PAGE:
My method of teaching an undergraduate course in game theory is derived from my views on the relationship between theory and real life. I perceive game theory as the study of a set of considerations used (or to be used) by people in strategic situations. I do not, however see our models as being in any way constructions or depictions of how individuals actually play game-like situations and I have never understood how an equilibrium analysis can be used as the basis for a recommendation on how to play real "games". My goal as a teacher is to deliver a loud and clear message of separation between game theoretic models and predictions of strategic behavior in real life. 

Students in my class were asked to complete two types of assignments. The "post-class" problem sets were standard exercises that cane be found in any game theory text. Students were asked to fit games to verbal situations, apply standard game theoretic solution concepts and investigate them analytically. The answers to these problem sets were categorized as right/wrong. 

The new feature here was that students were also requested to respond regularly to "pre-class" problems sets, which were posted weekly in the course website. The responses were collected in a log file, which allowed me to enter the class with statistics regarding the results. It was stressed that there are no right/wrong answers to the pre-class problems. The results were compared with the standard game theoretic treatment, and it was pointed out that some of the results fit the game theory analysis well while many others do not. Game theory was described as a collection of considerations which could or could not be used. 

The pre-class problem sets served two additional purposes: First, they helped the students to concentrate on the examples discussed later in class. It is not a trivial task for students to absorb several games in one class and this method facilitated their understanding of the material taught. Second, they provided a cheap and convenient tool for experimentation. I am fully aware of the potential for criticism of this method: No monetary rewards were offered. However, comparisons between the results achieved in class with those received in more standard frameworks show, in my opinion (and I know this may be controversial), insignificant differences.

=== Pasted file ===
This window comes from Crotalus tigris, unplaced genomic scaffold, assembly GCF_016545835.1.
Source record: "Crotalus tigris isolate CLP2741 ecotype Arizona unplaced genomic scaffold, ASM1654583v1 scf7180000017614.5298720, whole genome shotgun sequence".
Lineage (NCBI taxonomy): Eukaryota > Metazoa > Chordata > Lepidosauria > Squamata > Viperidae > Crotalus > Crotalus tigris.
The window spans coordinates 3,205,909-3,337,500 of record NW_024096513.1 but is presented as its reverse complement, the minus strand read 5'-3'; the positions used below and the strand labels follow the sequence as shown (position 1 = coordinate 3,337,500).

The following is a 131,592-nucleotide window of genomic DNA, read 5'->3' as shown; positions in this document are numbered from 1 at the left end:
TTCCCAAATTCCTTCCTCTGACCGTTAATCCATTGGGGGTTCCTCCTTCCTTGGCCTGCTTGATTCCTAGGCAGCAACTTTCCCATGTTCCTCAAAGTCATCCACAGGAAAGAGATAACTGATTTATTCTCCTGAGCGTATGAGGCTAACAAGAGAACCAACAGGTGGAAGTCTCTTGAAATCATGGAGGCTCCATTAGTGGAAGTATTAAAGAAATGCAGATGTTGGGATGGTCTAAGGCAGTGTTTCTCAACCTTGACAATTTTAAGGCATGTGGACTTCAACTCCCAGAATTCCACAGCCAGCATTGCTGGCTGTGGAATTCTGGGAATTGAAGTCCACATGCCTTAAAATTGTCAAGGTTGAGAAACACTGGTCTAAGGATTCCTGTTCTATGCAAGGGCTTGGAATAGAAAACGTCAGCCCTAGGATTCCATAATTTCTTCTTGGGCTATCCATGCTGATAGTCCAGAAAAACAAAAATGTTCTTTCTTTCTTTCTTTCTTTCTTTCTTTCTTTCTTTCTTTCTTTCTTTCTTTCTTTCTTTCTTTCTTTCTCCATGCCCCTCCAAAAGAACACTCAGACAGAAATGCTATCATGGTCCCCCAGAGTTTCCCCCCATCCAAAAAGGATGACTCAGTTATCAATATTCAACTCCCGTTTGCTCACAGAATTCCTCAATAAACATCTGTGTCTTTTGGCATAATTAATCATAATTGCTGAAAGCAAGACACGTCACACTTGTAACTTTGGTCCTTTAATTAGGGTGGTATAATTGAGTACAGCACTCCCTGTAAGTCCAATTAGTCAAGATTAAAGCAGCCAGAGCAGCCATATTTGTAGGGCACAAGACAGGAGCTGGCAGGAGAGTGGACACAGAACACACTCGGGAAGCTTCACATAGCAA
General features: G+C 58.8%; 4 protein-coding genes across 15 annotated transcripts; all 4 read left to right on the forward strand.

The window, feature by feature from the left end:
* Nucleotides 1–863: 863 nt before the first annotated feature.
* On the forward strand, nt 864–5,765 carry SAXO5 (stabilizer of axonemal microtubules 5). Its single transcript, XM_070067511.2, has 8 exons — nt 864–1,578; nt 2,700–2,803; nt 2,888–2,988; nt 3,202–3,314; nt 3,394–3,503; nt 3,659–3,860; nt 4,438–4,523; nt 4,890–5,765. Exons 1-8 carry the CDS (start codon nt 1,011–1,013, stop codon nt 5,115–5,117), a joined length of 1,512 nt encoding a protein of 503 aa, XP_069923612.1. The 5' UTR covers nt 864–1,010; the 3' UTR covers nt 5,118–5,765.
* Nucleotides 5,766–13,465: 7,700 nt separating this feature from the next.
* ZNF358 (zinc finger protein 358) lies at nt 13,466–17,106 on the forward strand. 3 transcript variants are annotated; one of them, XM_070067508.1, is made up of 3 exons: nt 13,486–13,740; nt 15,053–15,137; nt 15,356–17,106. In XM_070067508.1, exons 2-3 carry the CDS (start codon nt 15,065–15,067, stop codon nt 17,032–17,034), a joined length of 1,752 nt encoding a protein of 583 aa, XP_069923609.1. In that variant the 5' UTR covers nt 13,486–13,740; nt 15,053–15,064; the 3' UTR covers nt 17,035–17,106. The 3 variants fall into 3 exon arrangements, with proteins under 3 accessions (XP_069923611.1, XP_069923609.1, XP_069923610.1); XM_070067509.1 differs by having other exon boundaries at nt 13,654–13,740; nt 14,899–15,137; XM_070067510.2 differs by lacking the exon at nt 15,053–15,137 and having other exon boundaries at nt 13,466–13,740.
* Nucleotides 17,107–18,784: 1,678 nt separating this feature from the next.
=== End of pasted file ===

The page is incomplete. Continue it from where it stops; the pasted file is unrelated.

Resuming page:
Whereas the first version of this paper included the results in the 1998 course only, I am including the results of both 1998 and 1999 in the new version. Most of the experiments in 1999 repeated those in 1998. Very few experiments are new. Several versions were changed, sometimes in order to test some framing effect. In 80% of the experiments which were repeated in both years, the results were remarkably similar. In only two experiments, "he will play first" and " randomization2") are the results qualitatively different. In the first case, the result last year was suspicious and I do not rule out a technical mistake in processing the information. I do not have an explanation for the second case. In any case, I find the comparison of the results in the two classes important as a self-disciplinary devise to detect such mistakes.

The following table summarizes almost all the experiments conducted (though not in the order presented). I omitted only those 1998 experiments which contained a clear problem in their wording. The reader may view the experiment by clicking the box in the left-hand column. The experiment page is linked to a result page. The second column is anchored to a discussion of the experiment in this text.
  Note:you need javascript to be enabled in order to see this paper properly.
Name and Link Anchor to Discussion Description Similar Previous Experiments
  Non-cooperative games  
average of all

average of other